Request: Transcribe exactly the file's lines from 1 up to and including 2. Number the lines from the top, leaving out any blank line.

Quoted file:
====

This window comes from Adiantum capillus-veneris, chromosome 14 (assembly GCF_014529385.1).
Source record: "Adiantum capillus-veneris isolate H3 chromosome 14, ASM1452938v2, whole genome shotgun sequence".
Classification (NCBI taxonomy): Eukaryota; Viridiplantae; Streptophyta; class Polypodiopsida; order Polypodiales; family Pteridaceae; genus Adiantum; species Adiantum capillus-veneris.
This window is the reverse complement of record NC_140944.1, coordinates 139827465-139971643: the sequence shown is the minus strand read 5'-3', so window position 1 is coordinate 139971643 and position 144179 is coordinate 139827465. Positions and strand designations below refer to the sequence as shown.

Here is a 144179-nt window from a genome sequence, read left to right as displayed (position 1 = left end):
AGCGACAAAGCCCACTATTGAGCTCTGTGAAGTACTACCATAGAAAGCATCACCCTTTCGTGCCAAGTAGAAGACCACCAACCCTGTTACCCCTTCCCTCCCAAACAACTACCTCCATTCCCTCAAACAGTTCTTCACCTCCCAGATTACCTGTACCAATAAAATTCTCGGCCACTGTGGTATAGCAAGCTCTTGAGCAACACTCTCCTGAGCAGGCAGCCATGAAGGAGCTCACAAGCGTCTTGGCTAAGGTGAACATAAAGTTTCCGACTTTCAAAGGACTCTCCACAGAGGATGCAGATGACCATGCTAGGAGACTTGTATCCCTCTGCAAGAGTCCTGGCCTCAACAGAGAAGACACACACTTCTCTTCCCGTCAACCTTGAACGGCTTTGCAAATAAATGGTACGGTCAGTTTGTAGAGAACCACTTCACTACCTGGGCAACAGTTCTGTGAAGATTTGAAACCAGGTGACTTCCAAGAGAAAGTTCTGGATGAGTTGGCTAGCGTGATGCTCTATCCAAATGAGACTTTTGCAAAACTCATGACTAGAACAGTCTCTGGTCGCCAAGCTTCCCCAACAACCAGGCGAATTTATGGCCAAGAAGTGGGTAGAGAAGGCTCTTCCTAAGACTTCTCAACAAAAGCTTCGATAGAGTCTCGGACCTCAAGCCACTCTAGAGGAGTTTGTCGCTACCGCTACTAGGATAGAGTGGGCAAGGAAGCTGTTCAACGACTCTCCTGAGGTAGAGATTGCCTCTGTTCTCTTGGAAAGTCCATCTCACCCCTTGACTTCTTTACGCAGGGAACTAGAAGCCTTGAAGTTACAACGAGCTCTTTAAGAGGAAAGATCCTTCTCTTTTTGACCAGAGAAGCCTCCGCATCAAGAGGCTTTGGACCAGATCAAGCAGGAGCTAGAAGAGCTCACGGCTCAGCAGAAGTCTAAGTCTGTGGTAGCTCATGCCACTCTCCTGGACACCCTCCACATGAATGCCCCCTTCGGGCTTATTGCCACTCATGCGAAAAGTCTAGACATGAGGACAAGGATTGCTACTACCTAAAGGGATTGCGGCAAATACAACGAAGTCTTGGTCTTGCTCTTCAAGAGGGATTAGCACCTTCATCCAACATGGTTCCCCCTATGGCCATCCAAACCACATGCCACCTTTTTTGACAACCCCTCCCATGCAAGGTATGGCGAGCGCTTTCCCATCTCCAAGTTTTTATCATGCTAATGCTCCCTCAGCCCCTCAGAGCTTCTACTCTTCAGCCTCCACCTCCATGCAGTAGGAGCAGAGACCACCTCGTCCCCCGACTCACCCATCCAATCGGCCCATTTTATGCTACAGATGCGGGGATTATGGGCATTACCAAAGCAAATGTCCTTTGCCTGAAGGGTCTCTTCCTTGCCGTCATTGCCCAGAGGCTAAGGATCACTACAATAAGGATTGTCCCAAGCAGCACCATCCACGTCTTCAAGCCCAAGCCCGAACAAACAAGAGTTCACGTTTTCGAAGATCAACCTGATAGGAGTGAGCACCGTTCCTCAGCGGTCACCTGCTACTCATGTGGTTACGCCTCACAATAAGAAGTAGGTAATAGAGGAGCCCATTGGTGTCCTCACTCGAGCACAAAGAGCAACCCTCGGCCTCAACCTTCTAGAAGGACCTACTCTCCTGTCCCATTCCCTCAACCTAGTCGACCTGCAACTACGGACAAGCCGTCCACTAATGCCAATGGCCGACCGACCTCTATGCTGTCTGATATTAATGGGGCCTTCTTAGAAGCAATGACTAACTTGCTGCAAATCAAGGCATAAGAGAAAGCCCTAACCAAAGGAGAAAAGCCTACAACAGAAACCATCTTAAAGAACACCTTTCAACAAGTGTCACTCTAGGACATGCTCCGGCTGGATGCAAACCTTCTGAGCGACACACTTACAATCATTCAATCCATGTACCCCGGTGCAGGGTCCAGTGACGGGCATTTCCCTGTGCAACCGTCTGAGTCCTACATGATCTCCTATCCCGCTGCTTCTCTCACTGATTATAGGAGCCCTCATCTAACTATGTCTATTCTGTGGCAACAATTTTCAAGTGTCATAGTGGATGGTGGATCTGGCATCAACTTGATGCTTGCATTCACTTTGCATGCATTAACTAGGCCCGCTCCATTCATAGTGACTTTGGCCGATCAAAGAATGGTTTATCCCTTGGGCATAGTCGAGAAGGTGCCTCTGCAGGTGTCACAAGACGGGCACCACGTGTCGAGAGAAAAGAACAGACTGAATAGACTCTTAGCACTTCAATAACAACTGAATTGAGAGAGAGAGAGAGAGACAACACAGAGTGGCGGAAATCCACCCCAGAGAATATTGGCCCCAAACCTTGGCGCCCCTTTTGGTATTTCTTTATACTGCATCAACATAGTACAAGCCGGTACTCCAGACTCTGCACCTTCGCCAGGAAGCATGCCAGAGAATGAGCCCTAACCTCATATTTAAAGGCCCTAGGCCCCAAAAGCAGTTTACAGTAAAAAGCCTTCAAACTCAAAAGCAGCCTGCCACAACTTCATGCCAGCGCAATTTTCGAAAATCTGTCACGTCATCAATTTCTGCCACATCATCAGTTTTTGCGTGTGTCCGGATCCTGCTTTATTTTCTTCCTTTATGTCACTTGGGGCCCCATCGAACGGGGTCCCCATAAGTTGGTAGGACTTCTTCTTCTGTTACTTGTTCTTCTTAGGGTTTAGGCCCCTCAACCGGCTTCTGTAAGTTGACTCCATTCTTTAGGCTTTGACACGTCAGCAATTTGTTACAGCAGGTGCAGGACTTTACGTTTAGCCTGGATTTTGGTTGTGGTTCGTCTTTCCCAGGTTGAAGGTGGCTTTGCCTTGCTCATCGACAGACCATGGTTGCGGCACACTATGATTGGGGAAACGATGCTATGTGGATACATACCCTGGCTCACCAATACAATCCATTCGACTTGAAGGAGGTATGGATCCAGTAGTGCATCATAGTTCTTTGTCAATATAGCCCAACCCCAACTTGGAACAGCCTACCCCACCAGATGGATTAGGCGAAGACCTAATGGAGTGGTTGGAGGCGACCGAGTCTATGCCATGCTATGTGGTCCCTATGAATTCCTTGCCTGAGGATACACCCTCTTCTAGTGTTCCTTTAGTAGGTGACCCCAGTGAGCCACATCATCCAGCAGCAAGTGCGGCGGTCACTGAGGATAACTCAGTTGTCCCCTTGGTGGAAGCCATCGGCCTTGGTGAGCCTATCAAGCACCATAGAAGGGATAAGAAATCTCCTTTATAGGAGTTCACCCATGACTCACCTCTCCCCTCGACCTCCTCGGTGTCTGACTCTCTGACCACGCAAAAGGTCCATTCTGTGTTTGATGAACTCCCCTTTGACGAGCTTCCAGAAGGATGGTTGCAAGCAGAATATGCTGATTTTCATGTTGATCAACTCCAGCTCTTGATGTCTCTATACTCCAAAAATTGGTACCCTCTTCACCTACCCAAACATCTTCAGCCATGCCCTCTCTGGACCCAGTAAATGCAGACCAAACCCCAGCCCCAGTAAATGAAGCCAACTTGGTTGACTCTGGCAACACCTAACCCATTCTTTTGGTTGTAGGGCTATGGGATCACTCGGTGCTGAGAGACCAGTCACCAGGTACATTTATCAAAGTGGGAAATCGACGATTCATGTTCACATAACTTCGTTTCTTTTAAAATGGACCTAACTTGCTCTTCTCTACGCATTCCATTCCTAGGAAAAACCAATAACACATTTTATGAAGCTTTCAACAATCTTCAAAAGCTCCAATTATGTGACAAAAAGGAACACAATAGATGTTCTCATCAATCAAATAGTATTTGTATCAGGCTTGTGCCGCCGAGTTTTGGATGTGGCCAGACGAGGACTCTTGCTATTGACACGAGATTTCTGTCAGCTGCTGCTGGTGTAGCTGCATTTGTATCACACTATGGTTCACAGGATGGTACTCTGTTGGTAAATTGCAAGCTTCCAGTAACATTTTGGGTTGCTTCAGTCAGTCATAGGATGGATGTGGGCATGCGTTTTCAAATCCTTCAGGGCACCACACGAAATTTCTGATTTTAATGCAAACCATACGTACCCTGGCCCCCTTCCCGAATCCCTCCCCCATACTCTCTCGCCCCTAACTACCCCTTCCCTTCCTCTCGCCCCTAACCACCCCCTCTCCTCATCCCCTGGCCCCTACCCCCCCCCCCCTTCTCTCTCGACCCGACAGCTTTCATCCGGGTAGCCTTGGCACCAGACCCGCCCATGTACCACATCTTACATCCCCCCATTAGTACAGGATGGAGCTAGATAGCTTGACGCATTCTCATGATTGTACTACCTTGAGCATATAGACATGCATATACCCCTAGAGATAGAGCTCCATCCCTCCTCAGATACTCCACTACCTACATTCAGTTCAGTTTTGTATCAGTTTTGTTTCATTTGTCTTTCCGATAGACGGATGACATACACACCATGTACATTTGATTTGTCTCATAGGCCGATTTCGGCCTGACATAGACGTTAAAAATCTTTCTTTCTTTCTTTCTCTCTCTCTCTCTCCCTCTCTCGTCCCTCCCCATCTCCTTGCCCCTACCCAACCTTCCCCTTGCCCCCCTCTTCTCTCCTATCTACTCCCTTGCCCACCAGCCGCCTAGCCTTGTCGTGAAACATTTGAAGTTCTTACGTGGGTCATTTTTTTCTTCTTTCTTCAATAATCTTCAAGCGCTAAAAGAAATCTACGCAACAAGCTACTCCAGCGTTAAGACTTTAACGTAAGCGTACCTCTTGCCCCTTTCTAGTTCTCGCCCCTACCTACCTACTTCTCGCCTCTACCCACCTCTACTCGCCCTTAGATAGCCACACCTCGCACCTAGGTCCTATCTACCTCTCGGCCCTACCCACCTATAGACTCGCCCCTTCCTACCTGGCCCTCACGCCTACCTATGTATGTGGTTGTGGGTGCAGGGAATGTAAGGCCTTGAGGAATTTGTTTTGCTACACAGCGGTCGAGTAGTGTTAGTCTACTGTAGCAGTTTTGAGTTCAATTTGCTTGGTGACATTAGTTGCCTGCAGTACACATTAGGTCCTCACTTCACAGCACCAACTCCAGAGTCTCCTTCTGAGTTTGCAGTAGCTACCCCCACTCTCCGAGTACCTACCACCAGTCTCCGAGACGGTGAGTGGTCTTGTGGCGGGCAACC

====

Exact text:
This window comes from Adiantum capillus-veneris, chromosome 14 (assembly GCF_014529385.1).
Source record: "Adiantum capillus-veneris isolate H3 chromosome 14, ASM1452938v2, whole genome shotgun sequence".